But don’t forget that black in many cultures is also associated with death, the occult, and evil. It can become overpowering and feel threatening.

💡 Use black in moderation for high-ticket products and to convey an overall sense of luxury and professionalism.

🟤 Brown

Brown is another color associated with nature that instills warmth, reassurance, and reliability. At the same time, it can be pretty boring and conservative, which is why it’s one of the least popular colors. However, it works very well for businesses related to food!

💡 Use brown and lighter alternatives (beige and tans) in the background and for courses related to wellness, pets, or food & cooking.

🏐 Grey

Grey shares some characteristics with black, as it eludes timelessness, sophistication, and professionalism. However, it lacks the strong character of black, and it’s a rather dull color that doesn’t catch the eye or evoke any particular emotions.

💡 Use grey in the background, especially if you want to stress your professionalism, sell expensive courses, and tone down emotions.

Let’s see 5 essential guidelines that will help you use the right colors at the right place.

Soft or bold

Use colors in images, popups, and buttons like CTAs. Color should also be present in the background, in headlines to attract attention and facilitate reading, and in banners and borders.
Background colors should be soft to bring out the main colors and also to avoid straining the eyes. CTA buttons and popups can be bolder.

The 60-30-10 rule

Combining too many colors will look make your website look tacky and cheap. Limit your color scheme to three colors maximum and use them in these proportions: 60, 30, and 10.

Warm or cool

Generally, warmer hues (red, orange, and yellow) evoke happiness and energy, while cooler hues (blues and purples) evoke calmness and professionalism.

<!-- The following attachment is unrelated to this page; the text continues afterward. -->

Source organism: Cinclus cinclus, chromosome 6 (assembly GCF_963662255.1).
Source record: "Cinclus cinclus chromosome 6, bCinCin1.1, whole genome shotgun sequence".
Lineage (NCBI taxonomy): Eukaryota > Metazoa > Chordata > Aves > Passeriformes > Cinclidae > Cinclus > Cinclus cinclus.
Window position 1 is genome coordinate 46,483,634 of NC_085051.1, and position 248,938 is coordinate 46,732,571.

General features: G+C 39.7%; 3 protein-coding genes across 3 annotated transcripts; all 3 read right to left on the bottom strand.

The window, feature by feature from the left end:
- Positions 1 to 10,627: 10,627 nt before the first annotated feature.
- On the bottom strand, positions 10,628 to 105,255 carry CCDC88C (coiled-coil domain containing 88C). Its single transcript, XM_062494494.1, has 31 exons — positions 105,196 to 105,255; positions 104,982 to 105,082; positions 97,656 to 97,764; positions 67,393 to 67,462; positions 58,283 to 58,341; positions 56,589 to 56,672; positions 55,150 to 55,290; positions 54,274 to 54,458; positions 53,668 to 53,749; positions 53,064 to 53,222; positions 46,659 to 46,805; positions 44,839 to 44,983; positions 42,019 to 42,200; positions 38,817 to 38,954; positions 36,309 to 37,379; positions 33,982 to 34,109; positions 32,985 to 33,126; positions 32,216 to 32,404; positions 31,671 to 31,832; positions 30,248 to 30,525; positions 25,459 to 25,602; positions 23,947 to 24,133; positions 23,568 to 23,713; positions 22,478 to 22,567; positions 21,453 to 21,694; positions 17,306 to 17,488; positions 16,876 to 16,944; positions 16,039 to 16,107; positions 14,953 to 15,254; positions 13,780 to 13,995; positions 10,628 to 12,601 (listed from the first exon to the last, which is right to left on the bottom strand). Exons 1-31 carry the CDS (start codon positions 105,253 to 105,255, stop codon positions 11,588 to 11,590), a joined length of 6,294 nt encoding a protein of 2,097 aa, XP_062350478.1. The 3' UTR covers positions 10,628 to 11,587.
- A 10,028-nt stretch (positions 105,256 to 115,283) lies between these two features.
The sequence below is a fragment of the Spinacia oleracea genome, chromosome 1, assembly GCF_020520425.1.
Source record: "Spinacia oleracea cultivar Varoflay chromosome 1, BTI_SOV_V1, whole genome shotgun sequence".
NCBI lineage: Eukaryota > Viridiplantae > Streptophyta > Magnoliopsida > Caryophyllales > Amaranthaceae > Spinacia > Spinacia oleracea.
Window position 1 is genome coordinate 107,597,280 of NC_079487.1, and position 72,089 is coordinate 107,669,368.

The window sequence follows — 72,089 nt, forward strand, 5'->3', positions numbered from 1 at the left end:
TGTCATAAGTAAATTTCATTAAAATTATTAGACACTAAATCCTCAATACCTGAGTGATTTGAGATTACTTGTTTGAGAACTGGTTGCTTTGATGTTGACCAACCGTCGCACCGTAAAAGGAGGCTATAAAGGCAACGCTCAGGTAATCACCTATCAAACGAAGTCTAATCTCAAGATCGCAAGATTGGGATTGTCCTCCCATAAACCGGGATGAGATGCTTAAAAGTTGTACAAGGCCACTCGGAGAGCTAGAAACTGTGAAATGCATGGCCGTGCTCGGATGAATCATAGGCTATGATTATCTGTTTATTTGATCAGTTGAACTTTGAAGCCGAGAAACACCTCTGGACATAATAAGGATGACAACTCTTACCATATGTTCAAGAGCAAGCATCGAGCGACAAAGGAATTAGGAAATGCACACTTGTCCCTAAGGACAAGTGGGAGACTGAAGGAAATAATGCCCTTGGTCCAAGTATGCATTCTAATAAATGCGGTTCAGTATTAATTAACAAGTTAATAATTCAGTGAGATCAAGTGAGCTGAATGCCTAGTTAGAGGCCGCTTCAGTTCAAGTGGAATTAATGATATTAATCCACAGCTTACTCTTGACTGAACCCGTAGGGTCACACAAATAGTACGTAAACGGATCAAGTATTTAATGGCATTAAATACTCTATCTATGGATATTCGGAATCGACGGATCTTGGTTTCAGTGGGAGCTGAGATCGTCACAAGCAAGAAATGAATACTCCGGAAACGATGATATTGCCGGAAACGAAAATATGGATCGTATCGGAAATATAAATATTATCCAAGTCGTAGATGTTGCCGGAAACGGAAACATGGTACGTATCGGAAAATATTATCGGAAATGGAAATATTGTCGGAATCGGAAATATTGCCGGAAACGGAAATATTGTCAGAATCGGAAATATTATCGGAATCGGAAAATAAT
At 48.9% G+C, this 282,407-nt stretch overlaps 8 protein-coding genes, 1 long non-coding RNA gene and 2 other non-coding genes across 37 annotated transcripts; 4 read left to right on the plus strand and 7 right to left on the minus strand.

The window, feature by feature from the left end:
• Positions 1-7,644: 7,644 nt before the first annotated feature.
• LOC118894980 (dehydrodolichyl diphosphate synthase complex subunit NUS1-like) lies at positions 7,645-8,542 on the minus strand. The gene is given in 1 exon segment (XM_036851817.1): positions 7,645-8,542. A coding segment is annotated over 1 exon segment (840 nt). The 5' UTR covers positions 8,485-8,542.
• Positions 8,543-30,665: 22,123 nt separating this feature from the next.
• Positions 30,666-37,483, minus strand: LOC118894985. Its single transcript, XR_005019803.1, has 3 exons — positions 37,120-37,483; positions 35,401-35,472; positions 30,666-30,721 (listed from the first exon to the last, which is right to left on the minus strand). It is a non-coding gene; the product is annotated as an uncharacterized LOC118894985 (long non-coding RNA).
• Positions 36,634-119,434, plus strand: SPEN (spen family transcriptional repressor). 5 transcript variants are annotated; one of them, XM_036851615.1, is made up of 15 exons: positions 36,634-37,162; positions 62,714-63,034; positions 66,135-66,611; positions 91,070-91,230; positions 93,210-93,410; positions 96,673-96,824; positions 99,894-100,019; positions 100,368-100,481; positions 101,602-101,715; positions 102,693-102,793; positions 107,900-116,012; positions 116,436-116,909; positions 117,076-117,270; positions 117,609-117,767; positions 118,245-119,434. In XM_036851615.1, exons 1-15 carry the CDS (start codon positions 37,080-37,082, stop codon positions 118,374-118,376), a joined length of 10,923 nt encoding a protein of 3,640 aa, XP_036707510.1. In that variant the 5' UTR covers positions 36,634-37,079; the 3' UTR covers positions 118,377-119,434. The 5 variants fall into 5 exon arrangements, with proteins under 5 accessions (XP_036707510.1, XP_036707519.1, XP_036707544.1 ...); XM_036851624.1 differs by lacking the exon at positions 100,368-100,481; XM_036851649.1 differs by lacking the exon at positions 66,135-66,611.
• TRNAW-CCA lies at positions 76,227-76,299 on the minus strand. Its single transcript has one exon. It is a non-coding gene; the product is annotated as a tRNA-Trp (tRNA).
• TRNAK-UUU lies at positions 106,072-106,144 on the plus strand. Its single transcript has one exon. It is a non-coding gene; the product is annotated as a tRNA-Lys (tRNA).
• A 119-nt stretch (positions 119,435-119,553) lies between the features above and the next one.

Green is a jack of all trades as it combines the calming effect of blue with the energizing effect of yellow.

Accessibility considerations

Colors impact the accessibility of your website. Navigation buttons and dropdown menus should have bold colors, like orange, yellow, red, and blue, to grab attention.
Avoid bright colors, as they’re hard to read and also cause eye fatigue.

Most and least-liked colors

The world’s favorite color is blue! The least popular colors are brown and orange, with purple also being disliked by men.

We’ve shared quite a few secrets about color psychology today. It’s exciting to know how colors affect us before we even have a second to think about it.

Our web designers team has done the mix-and-matching for you! We’ve created a collection of beautiful, industry-specific website templates according to the latest trends, so all you have to do is choose the one that appeals to you the most. They’re fully customizable, too if you want to play around a bit.

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Androniki Koumadoraki
Androniki Koumadoraki

Androniki is a Content Writer at LearnWorlds sharing Instructional Design and marketing tips. With solid experience in B2B writing and technical translation, she is passionate about learning and spreading knowledge. She is also an aspiring yogi, a book nerd, and a talented transponster.